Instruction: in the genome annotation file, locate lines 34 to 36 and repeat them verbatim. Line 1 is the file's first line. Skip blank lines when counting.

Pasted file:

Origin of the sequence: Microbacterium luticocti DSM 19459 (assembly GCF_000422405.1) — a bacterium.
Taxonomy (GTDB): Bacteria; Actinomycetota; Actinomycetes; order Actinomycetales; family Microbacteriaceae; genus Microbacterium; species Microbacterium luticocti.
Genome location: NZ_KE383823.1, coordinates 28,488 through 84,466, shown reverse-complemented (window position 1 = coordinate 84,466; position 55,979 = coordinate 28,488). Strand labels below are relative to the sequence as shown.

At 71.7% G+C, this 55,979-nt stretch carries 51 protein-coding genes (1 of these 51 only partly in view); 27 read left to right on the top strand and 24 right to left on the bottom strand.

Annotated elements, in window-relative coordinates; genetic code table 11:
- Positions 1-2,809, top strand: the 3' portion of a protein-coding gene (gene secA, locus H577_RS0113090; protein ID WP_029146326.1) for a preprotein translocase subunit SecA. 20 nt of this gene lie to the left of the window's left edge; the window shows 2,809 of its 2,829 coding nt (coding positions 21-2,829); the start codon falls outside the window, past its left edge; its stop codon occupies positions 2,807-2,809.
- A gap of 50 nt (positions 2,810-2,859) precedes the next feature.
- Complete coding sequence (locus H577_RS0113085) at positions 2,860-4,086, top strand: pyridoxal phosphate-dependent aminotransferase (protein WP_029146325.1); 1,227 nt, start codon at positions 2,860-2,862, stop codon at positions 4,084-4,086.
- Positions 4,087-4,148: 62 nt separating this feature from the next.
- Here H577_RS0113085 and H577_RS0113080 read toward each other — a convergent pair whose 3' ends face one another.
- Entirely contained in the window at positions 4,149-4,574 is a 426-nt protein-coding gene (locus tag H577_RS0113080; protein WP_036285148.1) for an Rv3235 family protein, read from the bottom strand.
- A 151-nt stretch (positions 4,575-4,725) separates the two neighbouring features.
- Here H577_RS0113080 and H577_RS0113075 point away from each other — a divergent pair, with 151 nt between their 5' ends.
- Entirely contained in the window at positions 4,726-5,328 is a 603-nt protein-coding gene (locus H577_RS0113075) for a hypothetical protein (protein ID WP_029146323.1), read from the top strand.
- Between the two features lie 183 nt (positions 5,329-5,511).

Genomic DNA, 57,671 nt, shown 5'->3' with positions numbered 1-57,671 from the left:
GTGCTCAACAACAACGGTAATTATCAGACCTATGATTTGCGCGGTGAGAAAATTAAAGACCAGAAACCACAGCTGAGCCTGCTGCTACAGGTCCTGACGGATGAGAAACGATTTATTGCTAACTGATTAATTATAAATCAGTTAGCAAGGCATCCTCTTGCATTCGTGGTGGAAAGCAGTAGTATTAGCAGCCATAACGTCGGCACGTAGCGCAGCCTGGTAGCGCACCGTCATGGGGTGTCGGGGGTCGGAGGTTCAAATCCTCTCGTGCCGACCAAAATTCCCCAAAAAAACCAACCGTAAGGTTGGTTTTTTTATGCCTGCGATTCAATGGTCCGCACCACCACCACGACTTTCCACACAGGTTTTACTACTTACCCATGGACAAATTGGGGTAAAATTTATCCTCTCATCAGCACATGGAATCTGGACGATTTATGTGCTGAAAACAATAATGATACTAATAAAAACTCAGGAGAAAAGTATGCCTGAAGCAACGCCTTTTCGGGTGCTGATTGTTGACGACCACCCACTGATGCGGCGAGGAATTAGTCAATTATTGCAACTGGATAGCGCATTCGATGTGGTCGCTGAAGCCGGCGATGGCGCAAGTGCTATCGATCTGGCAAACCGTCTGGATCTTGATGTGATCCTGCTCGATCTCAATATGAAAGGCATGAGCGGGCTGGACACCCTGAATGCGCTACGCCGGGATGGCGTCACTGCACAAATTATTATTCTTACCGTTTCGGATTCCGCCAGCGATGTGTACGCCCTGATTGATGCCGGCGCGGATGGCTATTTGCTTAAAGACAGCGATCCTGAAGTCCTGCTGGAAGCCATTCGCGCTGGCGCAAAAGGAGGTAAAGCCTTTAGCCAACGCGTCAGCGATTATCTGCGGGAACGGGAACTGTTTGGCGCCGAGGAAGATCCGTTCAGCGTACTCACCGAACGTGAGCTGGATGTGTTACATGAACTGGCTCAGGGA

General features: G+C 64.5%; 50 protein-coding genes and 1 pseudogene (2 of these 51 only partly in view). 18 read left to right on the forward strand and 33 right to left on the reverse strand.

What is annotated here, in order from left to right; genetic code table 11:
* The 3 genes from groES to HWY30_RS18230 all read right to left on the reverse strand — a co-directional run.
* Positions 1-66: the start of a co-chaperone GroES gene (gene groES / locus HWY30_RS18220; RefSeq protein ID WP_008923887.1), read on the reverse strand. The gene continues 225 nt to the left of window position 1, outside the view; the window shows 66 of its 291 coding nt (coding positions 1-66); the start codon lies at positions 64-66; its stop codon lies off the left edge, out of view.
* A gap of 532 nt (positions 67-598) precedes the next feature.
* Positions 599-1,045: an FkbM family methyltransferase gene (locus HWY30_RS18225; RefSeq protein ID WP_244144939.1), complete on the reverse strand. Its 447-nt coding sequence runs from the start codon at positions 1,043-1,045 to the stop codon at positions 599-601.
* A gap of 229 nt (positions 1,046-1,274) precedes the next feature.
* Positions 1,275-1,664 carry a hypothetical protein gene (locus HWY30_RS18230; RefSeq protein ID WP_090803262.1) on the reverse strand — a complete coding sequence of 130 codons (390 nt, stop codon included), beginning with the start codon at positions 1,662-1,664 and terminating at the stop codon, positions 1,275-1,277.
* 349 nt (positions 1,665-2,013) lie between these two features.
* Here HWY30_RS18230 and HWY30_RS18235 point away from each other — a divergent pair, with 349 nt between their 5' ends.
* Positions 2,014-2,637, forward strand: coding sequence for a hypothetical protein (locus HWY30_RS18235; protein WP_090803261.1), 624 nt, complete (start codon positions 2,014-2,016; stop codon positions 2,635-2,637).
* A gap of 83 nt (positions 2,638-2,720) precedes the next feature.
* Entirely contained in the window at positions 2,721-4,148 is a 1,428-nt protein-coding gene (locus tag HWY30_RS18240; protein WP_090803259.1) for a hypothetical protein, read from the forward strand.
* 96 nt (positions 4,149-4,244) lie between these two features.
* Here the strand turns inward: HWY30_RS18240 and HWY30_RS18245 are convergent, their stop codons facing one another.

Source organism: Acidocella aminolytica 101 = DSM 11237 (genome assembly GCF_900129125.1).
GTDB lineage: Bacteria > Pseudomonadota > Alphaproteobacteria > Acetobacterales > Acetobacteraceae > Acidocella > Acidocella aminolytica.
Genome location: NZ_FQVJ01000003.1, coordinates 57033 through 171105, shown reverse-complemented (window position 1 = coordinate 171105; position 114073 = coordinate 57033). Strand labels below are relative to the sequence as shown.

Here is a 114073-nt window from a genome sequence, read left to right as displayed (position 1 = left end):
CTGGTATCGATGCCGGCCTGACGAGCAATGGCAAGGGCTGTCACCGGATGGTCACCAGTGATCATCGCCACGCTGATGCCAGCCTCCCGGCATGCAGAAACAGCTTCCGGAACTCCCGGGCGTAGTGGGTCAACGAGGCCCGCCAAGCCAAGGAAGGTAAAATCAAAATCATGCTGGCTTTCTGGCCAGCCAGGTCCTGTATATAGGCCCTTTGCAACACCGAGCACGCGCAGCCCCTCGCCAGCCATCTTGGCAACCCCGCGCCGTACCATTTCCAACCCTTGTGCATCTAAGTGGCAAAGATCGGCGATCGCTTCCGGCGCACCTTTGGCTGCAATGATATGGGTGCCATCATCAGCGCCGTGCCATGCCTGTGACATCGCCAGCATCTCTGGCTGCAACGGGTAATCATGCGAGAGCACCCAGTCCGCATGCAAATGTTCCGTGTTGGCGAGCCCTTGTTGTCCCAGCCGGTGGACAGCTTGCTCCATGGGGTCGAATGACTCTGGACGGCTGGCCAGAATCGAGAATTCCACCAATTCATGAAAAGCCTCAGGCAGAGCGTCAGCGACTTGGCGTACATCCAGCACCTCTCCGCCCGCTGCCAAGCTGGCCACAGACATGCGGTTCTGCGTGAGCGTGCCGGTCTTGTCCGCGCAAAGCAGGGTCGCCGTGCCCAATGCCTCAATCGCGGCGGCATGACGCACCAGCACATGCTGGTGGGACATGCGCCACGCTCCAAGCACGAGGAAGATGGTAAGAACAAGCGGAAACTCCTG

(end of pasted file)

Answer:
GTDB lineage: Bacteria > Pseudomonadota > Alphaproteobacteria > Acetobacterales > Acetobacteraceae > Acidocella > Acidocella aminolytica.
Genome location: NZ_FQVJ01000003.1, coordinates 57033 through 171105, shown reverse-complemented (window position 1 = coordinate 171105; position 114073 = coordinate 57033). Strand labels below are relative to the sequence as shown.

Here is a 114073-nt window from a genome sequence, read left to right as displayed (position 1 = left end):